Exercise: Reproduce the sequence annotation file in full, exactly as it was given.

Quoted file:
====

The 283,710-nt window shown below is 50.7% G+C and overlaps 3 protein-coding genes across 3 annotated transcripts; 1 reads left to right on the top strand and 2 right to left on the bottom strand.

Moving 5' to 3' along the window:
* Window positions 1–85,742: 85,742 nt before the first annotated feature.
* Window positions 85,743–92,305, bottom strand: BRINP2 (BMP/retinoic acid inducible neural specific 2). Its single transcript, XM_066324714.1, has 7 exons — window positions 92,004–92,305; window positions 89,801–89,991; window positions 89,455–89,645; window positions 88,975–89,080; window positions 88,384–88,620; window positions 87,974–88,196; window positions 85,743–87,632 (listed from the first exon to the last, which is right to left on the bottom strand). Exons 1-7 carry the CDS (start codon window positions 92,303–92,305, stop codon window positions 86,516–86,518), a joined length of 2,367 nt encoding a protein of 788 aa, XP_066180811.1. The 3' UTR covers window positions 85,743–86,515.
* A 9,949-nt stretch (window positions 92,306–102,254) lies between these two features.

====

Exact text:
The 283,710-nt window shown below is 50.7% G+C and overlaps 3 protein-coding genes across 3 annotated transcripts; 1 reads left to right on the top strand and 2 right to left on the bottom strand.

Moving 5' to 3' along the window:
* Window positions 1–85,742: 85,742 nt before the first annotated feature.
* Window positions 85,743–92,305, bottom strand: BRINP2 (BMP/retinoic acid inducible neural specific 2). Its single transcript, XM_066324714.1, has 7 exons — window positions 92,004–92,305; window positions 89,801–89,991; window positions 89,455–89,645; window positions 88,975–89,080; window positions 88,384–88,620; window positions 87,974–88,196; window positions 85,743–87,632 (listed from the first exon to the last, which is right to left on the bottom strand). Exons 1-7 carry the CDS (start codon window positions 92,303–92,305, stop codon window positions 86,516–86,518), a joined length of 2,367 nt encoding a protein of 788 aa, XP_066180811.1. The 3' UTR covers window positions 85,743–86,515.
* A 9,949-nt stretch (window positions 92,306–102,254) lies between these two features.